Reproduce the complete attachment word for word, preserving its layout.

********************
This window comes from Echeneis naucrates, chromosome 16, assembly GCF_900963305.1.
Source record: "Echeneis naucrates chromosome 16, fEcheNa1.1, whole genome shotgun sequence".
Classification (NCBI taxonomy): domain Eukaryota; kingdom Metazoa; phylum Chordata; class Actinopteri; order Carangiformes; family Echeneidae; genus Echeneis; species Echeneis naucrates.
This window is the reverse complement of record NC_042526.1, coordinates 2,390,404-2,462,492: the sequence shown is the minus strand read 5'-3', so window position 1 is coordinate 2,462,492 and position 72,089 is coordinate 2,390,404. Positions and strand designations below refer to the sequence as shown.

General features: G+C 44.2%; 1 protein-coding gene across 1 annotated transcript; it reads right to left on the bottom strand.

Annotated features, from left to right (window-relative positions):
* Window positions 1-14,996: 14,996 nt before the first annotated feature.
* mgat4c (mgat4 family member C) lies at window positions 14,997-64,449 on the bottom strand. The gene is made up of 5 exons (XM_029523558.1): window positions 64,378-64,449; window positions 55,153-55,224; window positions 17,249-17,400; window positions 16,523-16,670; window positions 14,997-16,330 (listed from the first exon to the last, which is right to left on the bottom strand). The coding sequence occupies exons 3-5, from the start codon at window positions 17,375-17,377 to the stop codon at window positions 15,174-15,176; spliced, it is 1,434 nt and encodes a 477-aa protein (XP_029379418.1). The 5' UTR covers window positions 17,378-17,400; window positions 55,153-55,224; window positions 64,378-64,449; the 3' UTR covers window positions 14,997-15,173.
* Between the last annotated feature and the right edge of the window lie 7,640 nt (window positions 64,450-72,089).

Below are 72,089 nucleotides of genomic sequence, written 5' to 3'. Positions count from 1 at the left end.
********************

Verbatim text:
This window comes from Echeneis naucrates, chromosome 16, assembly GCF_900963305.1.
Source record: "Echeneis naucrates chromosome 16, fEcheNa1.1, whole genome shotgun sequence".
Classification (NCBI taxonomy): domain Eukaryota; kingdom Metazoa; phylum Chordata; class Actinopteri; order Carangiformes; family Echeneidae; genus Echeneis; species Echeneis naucrates.
This window is the reverse complement of record NC_042526.1, coordinates 2,390,404-2,462,492: the sequence shown is the minus strand read 5'-3', so window position 1 is coordinate 2,462,492 and position 72,089 is coordinate 2,390,404. Positions and strand designations below refer to the sequence as shown.

General features: G+C 44.2%; 1 protein-coding gene across 1 annotated transcript; it reads right to left on the bottom strand.

Annotated features, from left to right (window-relative positions):
* Window positions 1-14,996: 14,996 nt before the first annotated feature.
* mgat4c (mgat4 family member C) lies at window positions 14,997-64,449 on the bottom strand. The gene is made up of 5 exons (XM_029523558.1): window positions 64,378-64,449; window positions 55,153-55,224; window positions 17,249-17,400; window positions 16,523-16,670; window positions 14,997-16,330 (listed from the first exon to the last, which is right to left on the bottom strand). The coding sequence occupies exons 3-5, from the start codon at window positions 17,375-17,377 to the stop codon at window positions 15,174-15,176; spliced, it is 1,434 nt and encodes a 477-aa protein (XP_029379418.1). The 5' UTR covers window positions 17,378-17,400; window positions 55,153-55,224; window positions 64,378-64,449; the 3' UTR covers window positions 14,997-15,173.
* Between the last annotated feature and the right edge of the window lie 7,640 nt (window positions 64,450-72,089).

Below are 72,089 nucleotides of genomic sequence, written 5' to 3'. Positions count from 1 at the left end.